The Southern Cross gives us an easy means of finding south on any clear night. Extend its long axis by four and a half times its length to reach a point known as the South Celestial Pole. South is the point on the horizon directly below the pole.
How to find south using the Southern Cross. Chart Nick Lomb
The stars of the Cross all appear to be at the same distance but that is not the case. Like the stars of all constellations, they are physically far apart: the closest star to us in the Cross is Gamma at a distance of 88 light years, while the furthest star Delta is at 364 light years distance.
The Southern Cross. Photo Nick Lomb
Today is the anniversary of the birth of the first Astronomer Royal John Flamsteed in 1646 in Denby (near Derby), Derbyshire, England. Flamsteed took charge of the newly built Greenwich Observatory in 1675 and began plotting star positions. His catalogue of 3000 stars was published after his death.
Flamsteed House at Greenwich. Photo Nick Lomb
Below Spica, the brightest star of Virgo the Maiden, is the star Porrima, the name of which means the goddess of prophecy. Porrima, also in Virgo, is a double star 38 light years away. The two components circle each other every 170 years.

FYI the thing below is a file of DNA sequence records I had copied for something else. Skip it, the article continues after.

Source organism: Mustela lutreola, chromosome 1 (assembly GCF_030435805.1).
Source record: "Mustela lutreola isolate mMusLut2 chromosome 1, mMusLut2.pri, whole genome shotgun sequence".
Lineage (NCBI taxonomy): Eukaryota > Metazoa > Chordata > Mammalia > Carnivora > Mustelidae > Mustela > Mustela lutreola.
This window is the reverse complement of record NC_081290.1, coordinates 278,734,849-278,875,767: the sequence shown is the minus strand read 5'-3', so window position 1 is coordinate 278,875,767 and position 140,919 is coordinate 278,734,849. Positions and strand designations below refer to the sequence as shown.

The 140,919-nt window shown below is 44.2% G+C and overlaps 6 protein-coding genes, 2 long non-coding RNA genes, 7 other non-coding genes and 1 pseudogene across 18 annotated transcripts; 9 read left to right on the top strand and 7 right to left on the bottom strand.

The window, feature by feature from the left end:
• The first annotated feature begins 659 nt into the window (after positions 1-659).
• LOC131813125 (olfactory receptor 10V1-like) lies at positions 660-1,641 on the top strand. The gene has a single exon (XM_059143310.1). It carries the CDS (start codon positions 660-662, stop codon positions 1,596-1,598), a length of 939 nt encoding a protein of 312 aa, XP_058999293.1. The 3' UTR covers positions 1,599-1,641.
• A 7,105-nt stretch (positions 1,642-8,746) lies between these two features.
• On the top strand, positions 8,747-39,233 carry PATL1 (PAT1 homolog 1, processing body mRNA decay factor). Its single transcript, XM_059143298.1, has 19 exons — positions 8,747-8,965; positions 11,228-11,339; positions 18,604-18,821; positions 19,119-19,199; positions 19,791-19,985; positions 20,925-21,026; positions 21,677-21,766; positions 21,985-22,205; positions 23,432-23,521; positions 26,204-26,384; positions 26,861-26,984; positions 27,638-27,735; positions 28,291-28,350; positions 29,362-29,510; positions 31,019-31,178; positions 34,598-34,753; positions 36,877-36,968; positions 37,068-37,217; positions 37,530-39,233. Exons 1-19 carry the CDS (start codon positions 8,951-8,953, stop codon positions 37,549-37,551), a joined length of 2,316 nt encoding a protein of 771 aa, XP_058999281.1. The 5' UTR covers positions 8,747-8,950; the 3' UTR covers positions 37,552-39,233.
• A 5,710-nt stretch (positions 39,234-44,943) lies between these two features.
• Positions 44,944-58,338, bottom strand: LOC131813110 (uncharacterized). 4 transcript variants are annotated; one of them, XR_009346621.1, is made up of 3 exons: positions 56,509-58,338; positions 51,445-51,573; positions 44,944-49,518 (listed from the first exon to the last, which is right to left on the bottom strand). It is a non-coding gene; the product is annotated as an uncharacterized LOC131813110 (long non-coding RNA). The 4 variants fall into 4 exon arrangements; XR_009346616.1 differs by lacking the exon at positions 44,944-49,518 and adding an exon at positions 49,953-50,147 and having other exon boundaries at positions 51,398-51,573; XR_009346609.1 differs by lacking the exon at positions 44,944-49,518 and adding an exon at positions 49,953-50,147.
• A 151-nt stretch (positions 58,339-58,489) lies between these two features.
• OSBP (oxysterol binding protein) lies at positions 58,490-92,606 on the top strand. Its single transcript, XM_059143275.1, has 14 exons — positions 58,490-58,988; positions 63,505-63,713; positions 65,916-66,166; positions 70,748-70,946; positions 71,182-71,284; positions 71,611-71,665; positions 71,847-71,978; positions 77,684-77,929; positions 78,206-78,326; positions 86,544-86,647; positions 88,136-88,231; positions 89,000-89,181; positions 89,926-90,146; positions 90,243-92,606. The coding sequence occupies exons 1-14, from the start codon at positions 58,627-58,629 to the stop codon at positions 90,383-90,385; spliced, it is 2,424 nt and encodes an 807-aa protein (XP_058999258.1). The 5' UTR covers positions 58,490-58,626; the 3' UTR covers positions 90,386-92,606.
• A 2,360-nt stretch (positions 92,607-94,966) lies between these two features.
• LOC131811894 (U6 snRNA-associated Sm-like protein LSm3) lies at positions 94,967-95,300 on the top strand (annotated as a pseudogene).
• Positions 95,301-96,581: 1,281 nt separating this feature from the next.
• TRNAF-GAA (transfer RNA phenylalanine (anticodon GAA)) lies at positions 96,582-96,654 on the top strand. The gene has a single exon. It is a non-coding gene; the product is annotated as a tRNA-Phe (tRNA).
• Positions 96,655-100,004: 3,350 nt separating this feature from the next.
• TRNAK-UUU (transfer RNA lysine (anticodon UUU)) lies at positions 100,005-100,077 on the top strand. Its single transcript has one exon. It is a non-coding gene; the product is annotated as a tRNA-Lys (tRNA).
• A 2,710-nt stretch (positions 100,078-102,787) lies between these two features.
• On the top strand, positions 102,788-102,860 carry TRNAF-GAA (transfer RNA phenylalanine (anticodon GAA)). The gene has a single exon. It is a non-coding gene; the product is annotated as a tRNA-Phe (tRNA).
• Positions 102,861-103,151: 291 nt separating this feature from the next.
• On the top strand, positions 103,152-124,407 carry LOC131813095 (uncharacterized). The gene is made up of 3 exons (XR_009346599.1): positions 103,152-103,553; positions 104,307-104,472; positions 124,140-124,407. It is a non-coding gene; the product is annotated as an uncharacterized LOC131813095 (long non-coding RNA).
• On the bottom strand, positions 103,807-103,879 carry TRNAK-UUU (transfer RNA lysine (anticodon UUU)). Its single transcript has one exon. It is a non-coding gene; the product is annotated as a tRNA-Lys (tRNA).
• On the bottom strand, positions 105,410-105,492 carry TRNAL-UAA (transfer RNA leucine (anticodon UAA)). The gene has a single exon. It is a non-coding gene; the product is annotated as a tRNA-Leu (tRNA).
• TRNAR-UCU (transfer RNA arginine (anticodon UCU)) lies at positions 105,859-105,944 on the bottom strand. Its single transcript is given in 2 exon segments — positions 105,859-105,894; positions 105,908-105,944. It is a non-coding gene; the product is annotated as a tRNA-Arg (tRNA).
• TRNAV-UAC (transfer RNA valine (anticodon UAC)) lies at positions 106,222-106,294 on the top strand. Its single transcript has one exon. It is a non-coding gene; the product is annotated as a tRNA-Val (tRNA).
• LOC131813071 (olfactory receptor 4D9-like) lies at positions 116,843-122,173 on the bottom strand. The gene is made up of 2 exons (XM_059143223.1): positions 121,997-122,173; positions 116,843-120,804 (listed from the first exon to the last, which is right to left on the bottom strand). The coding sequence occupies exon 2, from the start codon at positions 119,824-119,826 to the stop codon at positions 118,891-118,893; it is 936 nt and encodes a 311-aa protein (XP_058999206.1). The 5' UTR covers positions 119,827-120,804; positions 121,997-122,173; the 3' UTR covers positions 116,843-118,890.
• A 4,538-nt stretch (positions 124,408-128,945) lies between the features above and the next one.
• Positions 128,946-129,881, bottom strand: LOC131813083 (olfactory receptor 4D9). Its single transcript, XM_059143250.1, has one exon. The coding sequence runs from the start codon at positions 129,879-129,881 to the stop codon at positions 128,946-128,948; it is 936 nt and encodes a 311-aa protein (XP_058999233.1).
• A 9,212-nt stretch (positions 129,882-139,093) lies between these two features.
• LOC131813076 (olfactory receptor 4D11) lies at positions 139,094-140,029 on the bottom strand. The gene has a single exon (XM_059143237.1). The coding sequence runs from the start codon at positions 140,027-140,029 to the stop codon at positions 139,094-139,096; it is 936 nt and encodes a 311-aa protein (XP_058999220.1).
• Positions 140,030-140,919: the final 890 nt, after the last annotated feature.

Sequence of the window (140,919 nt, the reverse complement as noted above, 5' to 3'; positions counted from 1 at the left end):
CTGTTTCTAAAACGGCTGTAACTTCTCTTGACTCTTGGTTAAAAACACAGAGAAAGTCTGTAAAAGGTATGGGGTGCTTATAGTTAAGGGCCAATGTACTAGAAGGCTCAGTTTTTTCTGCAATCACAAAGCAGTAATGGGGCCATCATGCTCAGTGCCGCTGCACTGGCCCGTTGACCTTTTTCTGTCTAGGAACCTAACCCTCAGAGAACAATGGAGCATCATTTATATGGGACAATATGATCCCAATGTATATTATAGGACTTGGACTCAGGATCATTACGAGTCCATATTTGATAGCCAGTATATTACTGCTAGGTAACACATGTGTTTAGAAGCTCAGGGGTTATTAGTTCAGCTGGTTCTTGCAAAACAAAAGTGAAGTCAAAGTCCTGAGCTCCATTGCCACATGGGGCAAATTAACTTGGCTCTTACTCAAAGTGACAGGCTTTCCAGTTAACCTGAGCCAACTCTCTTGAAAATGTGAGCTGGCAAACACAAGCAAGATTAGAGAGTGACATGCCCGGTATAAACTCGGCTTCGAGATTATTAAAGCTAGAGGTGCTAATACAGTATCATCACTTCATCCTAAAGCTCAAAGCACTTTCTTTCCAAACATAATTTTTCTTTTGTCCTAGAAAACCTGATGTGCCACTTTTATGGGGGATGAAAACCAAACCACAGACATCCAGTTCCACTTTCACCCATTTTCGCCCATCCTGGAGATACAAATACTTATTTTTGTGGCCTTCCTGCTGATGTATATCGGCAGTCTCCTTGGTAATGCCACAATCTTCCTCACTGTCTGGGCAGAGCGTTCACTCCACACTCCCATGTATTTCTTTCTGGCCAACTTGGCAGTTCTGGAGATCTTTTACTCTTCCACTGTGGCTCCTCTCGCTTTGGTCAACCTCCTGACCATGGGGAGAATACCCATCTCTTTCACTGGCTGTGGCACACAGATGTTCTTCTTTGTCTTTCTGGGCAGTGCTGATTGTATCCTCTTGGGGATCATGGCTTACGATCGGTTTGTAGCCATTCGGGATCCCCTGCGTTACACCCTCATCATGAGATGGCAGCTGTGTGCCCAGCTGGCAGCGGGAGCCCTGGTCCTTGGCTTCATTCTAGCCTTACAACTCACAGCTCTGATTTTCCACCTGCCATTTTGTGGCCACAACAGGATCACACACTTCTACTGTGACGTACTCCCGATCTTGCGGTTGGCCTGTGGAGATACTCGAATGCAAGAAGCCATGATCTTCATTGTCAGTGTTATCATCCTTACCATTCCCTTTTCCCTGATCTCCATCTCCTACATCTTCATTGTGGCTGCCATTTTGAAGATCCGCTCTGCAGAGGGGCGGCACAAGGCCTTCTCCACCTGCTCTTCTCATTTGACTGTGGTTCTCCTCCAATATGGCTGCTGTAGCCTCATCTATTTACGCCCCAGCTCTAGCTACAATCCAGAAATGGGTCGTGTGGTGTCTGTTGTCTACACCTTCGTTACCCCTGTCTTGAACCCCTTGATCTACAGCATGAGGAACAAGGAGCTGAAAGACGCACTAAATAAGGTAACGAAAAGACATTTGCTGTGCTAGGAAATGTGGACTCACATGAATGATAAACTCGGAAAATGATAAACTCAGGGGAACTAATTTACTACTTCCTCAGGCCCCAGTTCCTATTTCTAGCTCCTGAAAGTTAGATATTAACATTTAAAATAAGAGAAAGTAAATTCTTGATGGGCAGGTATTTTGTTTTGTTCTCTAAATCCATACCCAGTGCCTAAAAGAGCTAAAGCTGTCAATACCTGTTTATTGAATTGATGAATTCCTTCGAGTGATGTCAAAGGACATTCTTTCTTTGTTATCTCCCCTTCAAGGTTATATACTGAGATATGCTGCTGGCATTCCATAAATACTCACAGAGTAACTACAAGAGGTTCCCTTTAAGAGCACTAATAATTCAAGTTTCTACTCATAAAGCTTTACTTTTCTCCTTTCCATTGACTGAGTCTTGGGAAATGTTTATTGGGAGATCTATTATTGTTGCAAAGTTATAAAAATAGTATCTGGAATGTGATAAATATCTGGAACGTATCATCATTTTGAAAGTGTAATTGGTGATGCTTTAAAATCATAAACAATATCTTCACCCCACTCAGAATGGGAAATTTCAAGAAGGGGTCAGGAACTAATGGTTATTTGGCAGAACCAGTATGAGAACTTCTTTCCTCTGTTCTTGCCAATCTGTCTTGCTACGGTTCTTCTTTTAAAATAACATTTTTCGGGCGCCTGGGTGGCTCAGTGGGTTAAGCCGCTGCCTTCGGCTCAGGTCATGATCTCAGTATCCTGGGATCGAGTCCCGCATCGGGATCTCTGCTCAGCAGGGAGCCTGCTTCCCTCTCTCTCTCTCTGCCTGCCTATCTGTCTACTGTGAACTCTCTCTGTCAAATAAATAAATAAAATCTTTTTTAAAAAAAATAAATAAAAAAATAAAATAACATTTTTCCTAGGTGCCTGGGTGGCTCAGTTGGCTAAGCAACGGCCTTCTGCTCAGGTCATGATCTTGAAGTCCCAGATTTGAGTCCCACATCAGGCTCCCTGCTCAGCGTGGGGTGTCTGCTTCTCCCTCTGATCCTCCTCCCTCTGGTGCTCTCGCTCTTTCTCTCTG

The constellation of Virgo with the position of Porrima indicated. Chart drawn with Stellarium
If the sky is clear it maybe worthwhile rising early tomorrow morning as the two brightest objects in the night sky apart from the Moon, Venus and Jupiter will be close to each other. Separated by less than a moon-width, the two planets will be low in the east in the brightening dawn sky.
Venus and Jupiter on the morning of 18 August 2014. Chart Nick Lomb
These are the 13 constellations that the Sun passes through during the course of a year. Looking from west to east in the early evening the following zodiac constellations are visible: Virgo, Libra, Scorpius, Ophiuchus, Sagittarius, Capricornus and Aquarius.
The zodiacal constellation of Libra the Scales. Chart made with the help of Stellarium
Spica, the brightest star in the constellation of Virgo the Maiden, is high in the west. Astronomers have found that it is made up of a pair of stars whirling around each other every four days.
An artist’s impression of the two stars of Spica. Courtesy Manuel Perez de Lema Lopez